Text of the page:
The next elderberry puzzle was, why did I think the berries that I picked were ripe when they were so obviously green? In my first attempt to pick ripe berries, I selected plump berries with a bluish tint covered with a white powder. I was finding that darker berries, still dusted with white powder, seemed to fall off the stems before I could even get to them. Furthermore, most that remained were somewhat dessicated. 

Cluster of plump but immature elderberries
Berries from first batch. I picked the plump bluish berries in front, to the left. When washed they looked like the green berries shown above.

A blog post by Wineforest Wild Foods entitled: Elderberries: The Mystery of Ripeness provides clear information on how to select ripe berries. You have to squish a few berries before picking. The juice of ripe berries is a lovely wine red, while immature berries have a clear, greenish juice. Armed with this new information I returned to the elderberry bushes to squish and pick. 

Clear greenish juice of immature berries
The squish test demonstrates that these berries are unripe.
Ripe berries have red juice
Though this cluster has fewer berries and they are less plump, the squished berries release deep red juice.
Small cluster of ripe berries
This is what the ripe berries looked like on the shrub.

I cooked and tasted juice made from both the first batch of immature berries and the second batch of ripe ones. Although I added sugar, both were tart, somewhat astringent, but truly delicious. On the first go-around I tasted a teaspoon of juice and waited until the next day to try more. No ill effects! I tasted a couple of tablespoons more before making a new batch with the ripe berries. The ripe berries weren’t much sweeter, but they had a deeper, richer flavor. I’ll dream about elderberry juice until I get a chance to collect some more.

Separating berries from stems
Separating berries from stems was a bit tedious. One website suggests freezing the berries and they will fall off the stems. I used this method on the first batch of unripe berries. These ripe berries actually fell off without freezing.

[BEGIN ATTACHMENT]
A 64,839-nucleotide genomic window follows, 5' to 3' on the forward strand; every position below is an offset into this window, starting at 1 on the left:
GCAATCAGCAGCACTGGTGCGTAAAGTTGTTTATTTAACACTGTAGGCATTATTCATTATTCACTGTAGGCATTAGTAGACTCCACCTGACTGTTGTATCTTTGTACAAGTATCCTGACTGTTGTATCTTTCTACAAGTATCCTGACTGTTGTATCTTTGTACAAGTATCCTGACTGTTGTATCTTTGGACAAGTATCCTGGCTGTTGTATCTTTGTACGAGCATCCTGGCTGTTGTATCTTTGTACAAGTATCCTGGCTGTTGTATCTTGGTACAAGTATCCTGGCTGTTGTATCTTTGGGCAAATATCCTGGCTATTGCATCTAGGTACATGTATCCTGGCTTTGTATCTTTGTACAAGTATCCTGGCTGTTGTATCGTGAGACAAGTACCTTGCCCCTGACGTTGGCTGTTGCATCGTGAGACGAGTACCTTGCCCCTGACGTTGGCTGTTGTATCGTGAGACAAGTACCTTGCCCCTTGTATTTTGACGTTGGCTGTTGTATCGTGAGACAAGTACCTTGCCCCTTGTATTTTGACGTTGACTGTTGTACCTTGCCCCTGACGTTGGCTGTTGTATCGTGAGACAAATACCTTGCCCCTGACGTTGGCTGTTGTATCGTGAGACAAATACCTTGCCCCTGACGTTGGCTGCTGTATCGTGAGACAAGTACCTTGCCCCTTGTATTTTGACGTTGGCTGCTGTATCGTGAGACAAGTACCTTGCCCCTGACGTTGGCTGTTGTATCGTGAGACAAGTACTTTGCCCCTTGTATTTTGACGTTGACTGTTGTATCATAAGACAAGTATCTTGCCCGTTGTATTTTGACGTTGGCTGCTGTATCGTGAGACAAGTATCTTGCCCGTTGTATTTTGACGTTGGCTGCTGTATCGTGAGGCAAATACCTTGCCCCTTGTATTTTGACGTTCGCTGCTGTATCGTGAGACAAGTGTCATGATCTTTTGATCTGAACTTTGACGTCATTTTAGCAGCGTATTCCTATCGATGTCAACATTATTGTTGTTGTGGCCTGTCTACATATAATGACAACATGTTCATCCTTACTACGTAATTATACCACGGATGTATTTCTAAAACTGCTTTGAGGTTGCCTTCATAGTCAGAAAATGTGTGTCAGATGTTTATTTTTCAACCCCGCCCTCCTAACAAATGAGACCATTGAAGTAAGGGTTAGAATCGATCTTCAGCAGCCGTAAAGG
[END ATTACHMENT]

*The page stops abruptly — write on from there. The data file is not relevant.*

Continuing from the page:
Cooked berries
This picture does not do the color justice. It is deep and rich, and the smell is heavenly. You can see some small stems in the pot. I poured the berries into a strainer. Using a spoon, I strained out the pulp and stems, collecting the juice in a jar. I added about 1/4 c sugar. I drank it (about 1/2 cup of juice) over an hour ago and still feel good. 🙂

Word of caution

Before leaving I’d like to caution everyone about foraging. First, never taste or eat anything that you are unsure about. Second, we live in a densely populated region. Although you may only be collecting a small amount of plant matter, if others do this too we are likely to stress an already highly stressed system. Only forage native plants where you have permission. Better yet, grow these plants yourself so you can enjoy them year after year. Be sure to leave plenty of seeds and berries for birds and other critters. Also, remember it takes many attempts for plants to successfully reproduce and naturalize. Forage responsibly!

4 thoughts on “Elderberry Season

  1. Barbara, delighted with the information from your latest post on elderberries. Did you know that the juice may also be good for the immune system? You might want to keep some for the flu season this fall. Thank you for your wonderful research on this edible native plant.

    • weedingwildsuburbia

      Hi Sherri. Yes, I have read about its likely benefits to the immune system. If I make some more I may just freeze a bit. Mostly, though, it has a very interesting flavor. Thanks for commenting! Have a great summer.

  2. A classic post. One of your best, IMHO. Interesting, informative and funny. Great images, too.

    • weedingwildsuburbia

      Thanks, Pamela! I enjoyed writing this one very much. In fact, you may notice from the post time (if you can see that) that I stayed up pretty late to get it done. Hope you have a great summer!